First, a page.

Type 1 diabetes can be a physical, mental, and even a financial malaise, taking on a new form each day. We may live with the same condition, but each experience with it is completely unique. It is a battle, with highs and lows, and it is terrifying. Strides have been made in its treatment, but diabetes is incurable, and it is a disease that can kill. Every so often you are reminded of this. Around the time I turned thirteen, I read a story about a young diabetic girl who died in the middle of the night. Her blood sugar dropped too low and she never woke up. It’s called dead-in-bed syndrome and it terrified me more than the time my diagnosis had left me mere minutes from death. It was the only thing on my mind as I fell asleep for a year or so after I heard about it. I kept my eyes open for as long as possible and tried to convince myself that my blood sugar level was high enough. Even so, I couldn’t go to sleep without telling my parents I loved them, just in case.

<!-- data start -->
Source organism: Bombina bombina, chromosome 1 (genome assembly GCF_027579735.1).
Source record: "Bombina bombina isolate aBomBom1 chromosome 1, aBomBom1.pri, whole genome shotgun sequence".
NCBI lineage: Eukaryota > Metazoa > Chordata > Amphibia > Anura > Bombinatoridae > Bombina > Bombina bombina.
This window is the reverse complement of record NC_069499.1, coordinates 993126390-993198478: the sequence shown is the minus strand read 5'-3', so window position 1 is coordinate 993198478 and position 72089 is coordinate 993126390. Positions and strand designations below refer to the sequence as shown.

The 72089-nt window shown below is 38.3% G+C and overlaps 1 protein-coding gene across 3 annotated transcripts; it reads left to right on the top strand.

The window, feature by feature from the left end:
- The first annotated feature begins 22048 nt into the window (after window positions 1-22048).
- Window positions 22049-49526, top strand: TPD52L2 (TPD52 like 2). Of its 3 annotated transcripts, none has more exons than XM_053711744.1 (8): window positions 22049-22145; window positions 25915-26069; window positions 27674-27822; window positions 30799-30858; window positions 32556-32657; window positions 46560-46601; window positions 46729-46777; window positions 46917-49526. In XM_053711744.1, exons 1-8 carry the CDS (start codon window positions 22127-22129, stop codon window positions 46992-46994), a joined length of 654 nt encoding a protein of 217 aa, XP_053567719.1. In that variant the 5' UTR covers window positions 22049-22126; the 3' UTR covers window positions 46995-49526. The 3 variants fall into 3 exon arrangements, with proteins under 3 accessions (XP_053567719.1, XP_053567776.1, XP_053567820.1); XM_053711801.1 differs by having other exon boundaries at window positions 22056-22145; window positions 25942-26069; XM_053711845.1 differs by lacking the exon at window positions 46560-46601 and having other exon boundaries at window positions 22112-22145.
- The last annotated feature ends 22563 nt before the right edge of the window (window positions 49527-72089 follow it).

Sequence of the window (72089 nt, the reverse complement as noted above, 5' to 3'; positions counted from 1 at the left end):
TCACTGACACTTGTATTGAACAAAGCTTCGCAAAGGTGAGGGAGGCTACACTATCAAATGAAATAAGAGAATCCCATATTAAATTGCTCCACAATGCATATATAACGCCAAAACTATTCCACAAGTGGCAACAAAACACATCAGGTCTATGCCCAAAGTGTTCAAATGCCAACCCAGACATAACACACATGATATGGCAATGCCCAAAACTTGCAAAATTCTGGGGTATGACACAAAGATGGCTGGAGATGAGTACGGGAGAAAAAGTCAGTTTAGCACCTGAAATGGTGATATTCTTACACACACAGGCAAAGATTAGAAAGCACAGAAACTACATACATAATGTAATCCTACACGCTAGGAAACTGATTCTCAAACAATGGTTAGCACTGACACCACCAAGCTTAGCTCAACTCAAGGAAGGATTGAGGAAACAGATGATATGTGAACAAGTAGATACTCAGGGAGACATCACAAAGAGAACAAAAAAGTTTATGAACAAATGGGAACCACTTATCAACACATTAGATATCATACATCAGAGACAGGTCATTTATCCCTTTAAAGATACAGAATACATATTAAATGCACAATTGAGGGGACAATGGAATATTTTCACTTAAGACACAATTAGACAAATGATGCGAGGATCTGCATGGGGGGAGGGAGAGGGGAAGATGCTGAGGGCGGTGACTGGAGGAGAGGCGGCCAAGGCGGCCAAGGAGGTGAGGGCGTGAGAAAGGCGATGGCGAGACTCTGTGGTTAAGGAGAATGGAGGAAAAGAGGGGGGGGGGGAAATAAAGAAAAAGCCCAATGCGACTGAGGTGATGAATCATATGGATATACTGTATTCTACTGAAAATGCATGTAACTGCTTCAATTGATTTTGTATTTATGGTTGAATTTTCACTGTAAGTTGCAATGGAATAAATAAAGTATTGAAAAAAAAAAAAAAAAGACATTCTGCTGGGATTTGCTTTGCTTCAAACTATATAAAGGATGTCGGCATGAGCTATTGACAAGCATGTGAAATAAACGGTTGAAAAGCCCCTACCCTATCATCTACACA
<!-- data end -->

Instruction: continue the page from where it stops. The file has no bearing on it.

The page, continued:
Type 1 diabetics live in a state of constant uncertainty and must always be prepared. Finding ways to balance a chronic disease with the rest of your life is a challenge, but one you must accept. This illness is unique, in the sense that you are your own doctor. Throughout the day, I make my own dosage decisions, glorified estimations, for a drug that could kill me with a few extra microliters. Managing diabetes is impossible to perfect; you make mistakes constantly. And I learned to live with that, knowing that these mistakes may someday take my vision, lead to kidney failure, or result in an amputation. Occasionally, I tap my fingers together just to make sure I still have feeling in them and remember it for a time when I may not.